Even after 600 pages, you might want more – and you can get it!
Reading time: 2 ½ minutes –
If a book’s value can be measured by how much you think about it in the days after finishing, Night Film measures up as a valuable book. That’s not a universal opinion I’ve learned in the days after I closed the back cover. Why so many harsh reviews?
I chalk it up to two things:
- Reviewers, looking for a sophomore jinx from Pessl after her blockbuster debut (Special Topics in Calamity Physics), and
- The book’s daring attempt at a multimedia approach, which seemingly received nothing but disdain.
The novel stands tall on its own without the need for the added interactive elements. If you’re a fan of exquisite writing, you’ll eat this up like turkey on Thanksgiving – going back for seconds and thirds even after you’re full. Or, in this case, staying up way past your bedtime for one more bite. And since many of the chapters are bite-size, you’ll have an easy time doing it. The narrative is so rich in language, it swallows you whole in some sections.
In brief, the novel follows investigative reporter Scott McGrath as he unravels two mysteries: why beautiful, 24-year-old Ashley Cordova took her life and what part her reclusive father had to do with it. Her father, the artistic and talented but fiercely dark director Stanislas Cordova hasn’t been seen in public for more than thirty years. His films are so scary they’re been banned from American movie houses, but his cult followers cling to his every move – real or imagined.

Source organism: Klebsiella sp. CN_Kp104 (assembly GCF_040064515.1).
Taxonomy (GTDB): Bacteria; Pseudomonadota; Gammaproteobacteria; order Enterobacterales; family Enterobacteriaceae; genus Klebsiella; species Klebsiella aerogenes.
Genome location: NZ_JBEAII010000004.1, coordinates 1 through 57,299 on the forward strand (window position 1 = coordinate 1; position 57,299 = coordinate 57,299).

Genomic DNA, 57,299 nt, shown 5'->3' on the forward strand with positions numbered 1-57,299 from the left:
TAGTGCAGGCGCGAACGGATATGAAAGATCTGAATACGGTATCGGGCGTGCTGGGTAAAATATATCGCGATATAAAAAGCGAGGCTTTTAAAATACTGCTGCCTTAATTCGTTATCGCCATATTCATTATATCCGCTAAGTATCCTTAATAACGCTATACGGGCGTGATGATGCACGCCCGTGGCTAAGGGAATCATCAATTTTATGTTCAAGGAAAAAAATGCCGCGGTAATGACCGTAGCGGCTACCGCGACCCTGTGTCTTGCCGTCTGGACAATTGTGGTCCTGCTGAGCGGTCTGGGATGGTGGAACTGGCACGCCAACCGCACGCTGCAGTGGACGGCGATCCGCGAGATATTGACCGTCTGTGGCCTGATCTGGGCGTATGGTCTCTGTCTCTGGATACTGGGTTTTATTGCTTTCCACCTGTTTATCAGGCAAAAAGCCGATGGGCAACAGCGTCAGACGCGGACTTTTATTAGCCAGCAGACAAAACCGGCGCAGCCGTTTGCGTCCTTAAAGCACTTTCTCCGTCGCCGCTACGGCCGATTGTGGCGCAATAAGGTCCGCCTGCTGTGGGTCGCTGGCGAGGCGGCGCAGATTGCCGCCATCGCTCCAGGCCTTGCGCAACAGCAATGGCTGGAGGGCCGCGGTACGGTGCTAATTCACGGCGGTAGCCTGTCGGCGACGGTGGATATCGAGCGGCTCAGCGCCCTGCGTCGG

McGrath is accompanied by a couple of interesting sidekicks – you’ll instantly fall in love with Nora Halliday who would be played by Kaley Cuoco in my version of the movie – and tolerate the brooding Hopper because there’s as much mystery in him as in the subject of the book.
Meeting Cordova in the final act turns out to be reminiscent of sailing up the river and finally getting the introduction to Colonel Kurtz in Apocalypse Now. After so much buildup, it’s hard to deliver, and neither does in their respective stories. But maybe that’s the point.
In this story, Pessl takes your reading experience up a level in this book. It’s nothing close to a graphic novel, but within its pages are (fictitious) articles from Rolling Stone, screen shots from web pages (New York Times, Vulture, Time), a torn piece from a phone book and other haunting images. Further, when you reach the end, there’s a note that opens up an interactive world beyond the book if you want to continue the experience.
After reading 600+ pages, I’m not sure how many people took her up on the offer, but I can tell you I tried and had no luck downloading the app. It seems to have closed up shop, like The Peak in the story. However, I was able to find and play a few of the videos online and was stunned by how different her Scott McGrath was than the one in my mind. Rather than be bothered by that (as so many reviewers are), I looked at it as no different than a movie. After all, the six-foot-five Jack Reacher is portrayed by Tom Cruise who clocks in about a foot short of that.
So don’t worry about the Easter Eggs left behind at the end of the story. Don’t worry about the interactive angle. The book is gorgeously written. That it’s innovative in other forms should enhance it if you like that kind of thing; but don’t let it distract you if you’re not into it. The story is still dazzling.